Orphan Justice

0 comments Posted on March 7, 2013

by Johnny Carr

Imagine children lined up shoulder to shoulder all the way around the earth’s equator. Now consider that all of the orphaned kids in the world would not fit in that line. There are too many of them. According to UNICEF, 153 million kids worldwide have lost one or both parents due to all causes. That’s twice the total number of children in the U.S.
You may think I am here to tell you that American Christians need to step up and adopt all of these orphaned children. I am not. I believe adoption is a great and a necessary ministry; in fact, I have three adopted kids of my own. However, not all of these 153 million kids can— or need to—be adopted. But they do need our help. And we must give that help, because orphaned and vulnerable children have no other hope or future. More importantly, by obeying God to care for the fatherless, we have the opportunity to experience Him in ways we never imagined.

9781433677984_p0_v1_s260x420I invite you to join me on a journey as we get to the heart of what God desires for every one of the 153 million orphaned and vulnerable children around the world. It’s not just a statistic. We are talking about real children—children whom God our Father loves and longs to rescue. Deuteronomy 10:18 tells us, “[God] ensures that orphans and widows receive justice” (NLT), and Psalm 68:5 tells us He is “a father of the fatherless.” Yes, God fights for orphans and loves them as their Father, but His Word also exhorts us to “defend the cause of orphans” (Isa. 1:17 NLT).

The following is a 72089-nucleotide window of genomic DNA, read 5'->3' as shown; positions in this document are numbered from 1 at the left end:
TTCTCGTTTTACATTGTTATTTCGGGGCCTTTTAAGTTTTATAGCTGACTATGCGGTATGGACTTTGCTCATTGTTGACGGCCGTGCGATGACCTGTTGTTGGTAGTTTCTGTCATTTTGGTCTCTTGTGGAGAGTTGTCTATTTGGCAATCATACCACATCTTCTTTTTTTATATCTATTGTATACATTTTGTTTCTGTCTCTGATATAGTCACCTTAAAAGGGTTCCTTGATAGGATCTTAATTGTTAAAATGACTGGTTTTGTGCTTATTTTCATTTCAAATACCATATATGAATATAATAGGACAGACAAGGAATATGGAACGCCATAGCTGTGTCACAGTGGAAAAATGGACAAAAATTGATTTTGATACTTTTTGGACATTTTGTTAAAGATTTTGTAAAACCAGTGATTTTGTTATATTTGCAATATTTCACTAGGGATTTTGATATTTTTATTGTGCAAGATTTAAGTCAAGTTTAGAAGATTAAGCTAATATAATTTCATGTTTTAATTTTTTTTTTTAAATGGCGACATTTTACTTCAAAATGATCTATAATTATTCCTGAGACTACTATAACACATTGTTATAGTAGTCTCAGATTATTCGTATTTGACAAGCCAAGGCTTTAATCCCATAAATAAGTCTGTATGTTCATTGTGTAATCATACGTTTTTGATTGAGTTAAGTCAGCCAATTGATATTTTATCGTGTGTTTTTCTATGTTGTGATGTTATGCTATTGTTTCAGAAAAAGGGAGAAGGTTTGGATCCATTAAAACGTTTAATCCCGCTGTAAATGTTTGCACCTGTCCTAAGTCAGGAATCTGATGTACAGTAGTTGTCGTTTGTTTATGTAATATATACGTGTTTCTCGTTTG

Christians are clearly called to care for orphans, a group so close to the heart of Jesus. In reality, most of the 153 million orphaned and vulnerable children in the world do not need to be adopted, and not everyone needs to become an adoptive parent. However, there are other very important ways to help beyond adoption. Indeed, caring for orphaned and vulnerable children requires us to care about related issues from child trafficking and HIV/AIDS to racism and poverty.
No one can do everything, but everyone can do something.

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